Change is needed. Congress needs to get its act together to fix No Child Left Behind. In the meantime, our educational system is in crisis.

It's going to take the community to make change happen.

Support the schools by volunteering, tutoring or mentoring. Be involved in your child's education. Join the PTA, volunteer at school, and make homework/studying a priority at home.

Together we can make a difference.

BECKY STIEGLER


Let children open hearts to idea of God

One morning I awoke to the news story where a couple of children were sent to the principal's office for praying during an assembly.

I regret not hearing the entire story. I am proud of these children for not being ashamed of the gospel of Jesus Christ and for expressing their freedom of religion.

One part of the story did upset me. They showed some blogs in which one mother said she "didn't want religion crammed down" her child's throat. Did the child complain to the mother or is the mother just complaining?

I thank God that my parents let me decide whether or not to listen to someone pray or to pray on my own. We went to church, but we were not forced to go. It was something we did as a family. I wonder what this mother does with her family?

Parent, please don't decide for your children whether God is real or not. Allow them to open their hearts and minds to the idea. Who knows, maybe you will learn something, too. And may God bless you!

DENA SMITH

Dunlap, Tenn.

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ToHoldNothing said...

I hope you're fine with letting your children be open to the idea of no God just as much.

November 1, 2011 at 2:35 a.m.
Livn4life said...

ToHoldNothing...in this day and environment, they can easily get the "no God" message on their own. And for all who hold that position, your life here will come to an end. It can only be hoped that at some point in life you at least make some attempt at reaching for something beyond yourself.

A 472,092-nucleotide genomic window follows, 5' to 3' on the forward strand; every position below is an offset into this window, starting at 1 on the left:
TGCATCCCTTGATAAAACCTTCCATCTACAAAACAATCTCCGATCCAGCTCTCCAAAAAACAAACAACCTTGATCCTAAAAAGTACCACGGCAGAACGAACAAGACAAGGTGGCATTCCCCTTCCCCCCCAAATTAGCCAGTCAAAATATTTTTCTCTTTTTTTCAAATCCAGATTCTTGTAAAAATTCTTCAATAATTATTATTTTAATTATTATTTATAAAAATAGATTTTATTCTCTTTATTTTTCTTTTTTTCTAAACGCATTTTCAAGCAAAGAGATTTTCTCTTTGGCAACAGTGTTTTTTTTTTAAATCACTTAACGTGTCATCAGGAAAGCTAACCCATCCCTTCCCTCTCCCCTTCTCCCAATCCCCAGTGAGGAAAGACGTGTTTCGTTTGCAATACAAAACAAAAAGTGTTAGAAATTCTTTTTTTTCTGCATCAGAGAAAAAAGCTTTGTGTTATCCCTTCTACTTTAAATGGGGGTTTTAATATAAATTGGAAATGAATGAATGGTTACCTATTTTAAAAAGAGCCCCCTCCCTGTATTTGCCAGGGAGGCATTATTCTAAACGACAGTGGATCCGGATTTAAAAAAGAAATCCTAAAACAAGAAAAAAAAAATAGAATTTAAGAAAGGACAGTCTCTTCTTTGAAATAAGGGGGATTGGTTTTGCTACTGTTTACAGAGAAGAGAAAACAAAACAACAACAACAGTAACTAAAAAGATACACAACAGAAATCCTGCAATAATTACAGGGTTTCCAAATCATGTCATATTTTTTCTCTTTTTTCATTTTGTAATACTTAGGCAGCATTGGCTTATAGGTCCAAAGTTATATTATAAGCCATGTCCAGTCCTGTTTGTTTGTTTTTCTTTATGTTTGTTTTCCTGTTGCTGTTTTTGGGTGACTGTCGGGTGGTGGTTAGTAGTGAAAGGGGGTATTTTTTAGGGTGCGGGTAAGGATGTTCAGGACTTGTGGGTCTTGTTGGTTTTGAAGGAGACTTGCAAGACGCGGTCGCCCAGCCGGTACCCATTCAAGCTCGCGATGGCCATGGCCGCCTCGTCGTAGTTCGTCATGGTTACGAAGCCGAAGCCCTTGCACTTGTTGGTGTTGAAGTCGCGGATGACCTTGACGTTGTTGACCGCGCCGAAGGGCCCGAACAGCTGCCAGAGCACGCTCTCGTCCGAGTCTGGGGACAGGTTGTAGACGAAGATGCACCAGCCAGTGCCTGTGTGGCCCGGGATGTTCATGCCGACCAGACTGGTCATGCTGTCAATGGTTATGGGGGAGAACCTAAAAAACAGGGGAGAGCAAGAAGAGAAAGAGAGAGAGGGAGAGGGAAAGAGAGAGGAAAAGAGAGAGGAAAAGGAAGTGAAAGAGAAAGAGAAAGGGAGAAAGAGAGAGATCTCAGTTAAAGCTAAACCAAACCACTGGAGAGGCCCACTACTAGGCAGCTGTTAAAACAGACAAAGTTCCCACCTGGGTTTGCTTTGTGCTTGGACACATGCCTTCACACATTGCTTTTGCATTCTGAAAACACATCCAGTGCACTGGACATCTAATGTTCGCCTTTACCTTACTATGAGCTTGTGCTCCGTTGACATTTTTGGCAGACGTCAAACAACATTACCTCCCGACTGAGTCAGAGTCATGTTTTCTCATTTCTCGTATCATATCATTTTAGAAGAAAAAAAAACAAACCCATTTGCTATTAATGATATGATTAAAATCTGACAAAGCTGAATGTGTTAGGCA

November 1, 2011 at 6:30 a.m.
Rickaroo said...

L4L, "It can only be hoped that at some point in your life you at least make some attempt at reaching for something beyond" blind faith in a primitive concept of a jealous, mean-spirited, and petty God who rewards or punishes his children based on merely how they choose to believe. Or if by chance you believe in some kind of God other than the Christian one, then I hope that you might some day at least be able to wrap your mind around the notion that most people who reject a monotheistic personal God do not do so out of mere whimsy or purely selfish interest. Most agnostics or atheists I know and have ever known have come to their rejection of God, particularly the absurd concept of the Christian God, out of much study, reflection, and soul-searching. Most agnostics/atheists know the Bible, having studied it objectively and with eyes wide open, far better than the typical Christian who generally just cherry picks what he/she wants to read, or they merely listen to their preacher on Sunday who does the cherry picking for them.

"If a man would follow, today, the teachings of the Old Testament, he would be a criminal. If he would follow strictly the teachings of the New, he would be insane." Robert Green Ingersoll

November 1, 2011 at 1:57 p.m.
moon4kat said...

L4L: I don't know where you live, but most of us are inundated with religiosity. Repeatedly, upon meeting new people, I have been asked if I am "churched," and what church I go to. Frankly, that is no one else's business. But, there are a lot of people out there pushing their religion on other folk, including on vulnerable and unsuspecting children. It's a form of child abuse to mislead kids into believing that mythology trumps science.

November 1, 2011 at 3:26 p.m.
ToHoldNothing said...

Living4Life, I seriously doubt that it's that easy to get anything that actually represents a well thought out atheist position in the secular world you're referring to. Religion is a prominent thing in the South and that's undeniable in terms of just the culture and exposure to churches all across the region.

I'm quite interested in reaching for something beyond myself: friends, family, existential questions, philosophy, music, arts, and many other things.

Just because I happen to believe I don't live beyond my death doesn't mean I'm automatically an egotist and for you to think that suggests to me you don't really know much about atheism or secularism beyond talking points in a political or evangelical context of what they are supposed to be like from stereotypes.

November 2, 2011 at 4:22 a.m.